A couple of years ago, I feel completely lost.

I had just stepped away from a career (full-time pastoral ministry) in which I’d spent my entire adult life. I was disillusioned with the nature of the evangelical church in America. And I had big questions about myself, God, and the Bible.

The problem is when I say the word lost, most of us tend to think of that in the way that Evangelical Christians in America have typically used the word – to signify that one has yet to discover the insider truth about God‘s great plan of salvation for sinners by grace through faith in Christ crucified according to the scriptures.

If you have that information and believe it, you’re “saved.” If you don’t believe it, whether you’ve heard the message or not, you’re “lost.”

But I was saved when I was a kid. I knew and followed Jesus. I had a close relationship with the church and understood the message quite well. And I had clung to this gospel message as my one hope for eternal life.

And yet… I was still lost.

What I needed then wasn’t salvation, but direction. And I also needed to understand that being lost wasn’t entirely bad.

After all, until we realize and acknowledge that we’re lost, we’ll never ask for help or seek a better sense of direction. (I added the “and acknowledge” part because, as a guy, I can attest to having been lost before but being entirely unwilling to admit it or to ask anyone for directions.)

The question is, why do we get lost, to begin with? I think, perhaps, we feel most lost when we are overwhelmed by the size and scope of our surroundings and are confronted by our own finiteness and limitations.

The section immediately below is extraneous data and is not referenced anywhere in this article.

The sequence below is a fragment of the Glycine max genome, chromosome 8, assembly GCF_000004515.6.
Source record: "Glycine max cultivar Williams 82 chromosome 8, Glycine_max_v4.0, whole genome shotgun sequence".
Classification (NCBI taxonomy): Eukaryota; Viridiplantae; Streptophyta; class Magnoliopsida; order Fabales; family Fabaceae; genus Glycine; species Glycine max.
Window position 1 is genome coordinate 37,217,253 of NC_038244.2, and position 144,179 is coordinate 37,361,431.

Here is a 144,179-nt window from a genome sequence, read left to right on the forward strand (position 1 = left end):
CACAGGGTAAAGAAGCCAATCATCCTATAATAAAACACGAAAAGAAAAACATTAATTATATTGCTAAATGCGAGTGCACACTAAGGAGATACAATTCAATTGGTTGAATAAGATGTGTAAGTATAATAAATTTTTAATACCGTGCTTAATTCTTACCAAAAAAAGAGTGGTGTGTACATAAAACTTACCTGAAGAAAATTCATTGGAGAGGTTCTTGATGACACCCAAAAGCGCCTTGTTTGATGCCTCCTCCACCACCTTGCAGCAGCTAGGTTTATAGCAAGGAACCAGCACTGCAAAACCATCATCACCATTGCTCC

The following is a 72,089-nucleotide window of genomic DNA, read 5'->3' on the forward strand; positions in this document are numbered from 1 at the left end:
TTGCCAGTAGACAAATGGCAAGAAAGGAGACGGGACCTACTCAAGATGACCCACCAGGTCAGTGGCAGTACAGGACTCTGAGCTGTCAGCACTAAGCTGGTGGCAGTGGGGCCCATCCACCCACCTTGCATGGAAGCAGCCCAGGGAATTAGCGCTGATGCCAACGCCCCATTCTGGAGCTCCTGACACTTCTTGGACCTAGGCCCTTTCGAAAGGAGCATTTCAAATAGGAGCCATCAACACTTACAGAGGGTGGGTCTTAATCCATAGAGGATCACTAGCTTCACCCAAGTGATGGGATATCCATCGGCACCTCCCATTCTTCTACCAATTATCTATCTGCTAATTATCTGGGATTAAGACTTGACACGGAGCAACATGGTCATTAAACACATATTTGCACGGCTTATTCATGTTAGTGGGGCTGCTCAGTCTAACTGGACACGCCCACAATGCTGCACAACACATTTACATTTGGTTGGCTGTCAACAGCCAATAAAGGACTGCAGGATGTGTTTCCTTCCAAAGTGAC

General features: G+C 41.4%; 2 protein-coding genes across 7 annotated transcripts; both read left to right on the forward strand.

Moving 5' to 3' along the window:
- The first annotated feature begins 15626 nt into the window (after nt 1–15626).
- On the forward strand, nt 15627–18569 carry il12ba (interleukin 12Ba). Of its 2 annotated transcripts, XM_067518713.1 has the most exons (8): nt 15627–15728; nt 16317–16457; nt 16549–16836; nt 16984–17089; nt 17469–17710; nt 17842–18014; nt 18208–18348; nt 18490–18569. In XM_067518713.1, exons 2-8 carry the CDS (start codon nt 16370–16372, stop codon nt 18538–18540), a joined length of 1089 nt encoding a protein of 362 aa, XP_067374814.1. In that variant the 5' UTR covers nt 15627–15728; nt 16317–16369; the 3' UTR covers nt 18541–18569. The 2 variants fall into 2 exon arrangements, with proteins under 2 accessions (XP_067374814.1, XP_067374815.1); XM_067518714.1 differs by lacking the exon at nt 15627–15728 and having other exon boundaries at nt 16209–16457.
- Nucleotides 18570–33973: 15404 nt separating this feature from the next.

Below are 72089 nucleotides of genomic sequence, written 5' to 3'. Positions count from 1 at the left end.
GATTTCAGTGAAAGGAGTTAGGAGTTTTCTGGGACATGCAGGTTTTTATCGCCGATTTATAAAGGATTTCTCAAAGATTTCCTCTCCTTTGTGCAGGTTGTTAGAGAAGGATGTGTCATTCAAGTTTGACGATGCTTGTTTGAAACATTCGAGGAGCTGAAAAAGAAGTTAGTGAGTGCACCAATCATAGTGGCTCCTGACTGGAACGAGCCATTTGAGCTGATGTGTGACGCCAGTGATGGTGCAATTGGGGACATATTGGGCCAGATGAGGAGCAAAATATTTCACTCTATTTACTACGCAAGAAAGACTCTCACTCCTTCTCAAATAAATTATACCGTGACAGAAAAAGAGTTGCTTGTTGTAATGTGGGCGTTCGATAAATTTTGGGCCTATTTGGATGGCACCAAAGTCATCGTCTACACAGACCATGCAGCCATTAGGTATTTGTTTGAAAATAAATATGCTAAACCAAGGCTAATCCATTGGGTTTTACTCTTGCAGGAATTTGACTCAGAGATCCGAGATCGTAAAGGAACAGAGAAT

When I come to terms with the fact that the known universe is over 94 billion light years across and that I’m about six feet tall, I feel lost. When I know that life exists only on Earth according to my limited knowledge, but that there are over 700 quintillion planets out there, I feel pretty lost.

And when I come to an ever-widening understanding of the infinitude of God and the fragility and brevity of life, I feel quite lost.

And… what if the realization of our finiteness just drives us to the need for connection and revelation? Maybe being “lost“ is exactly what God wants us to feel when he knows that we need more of him in our lives.

Being lost, at least in this sense, isn’t the problem. The problem is our unwillingness to admit we need a bit of direction now and then and we don’t have all the answers within ourselves.

By the way, we all need models, mentors, and guides from time-to-time. If you feel lost lately, or you simply want to develop a more healthy spirituality, consider seeking spiritual direction.


Photo by Andrew Neel on Unsplash.

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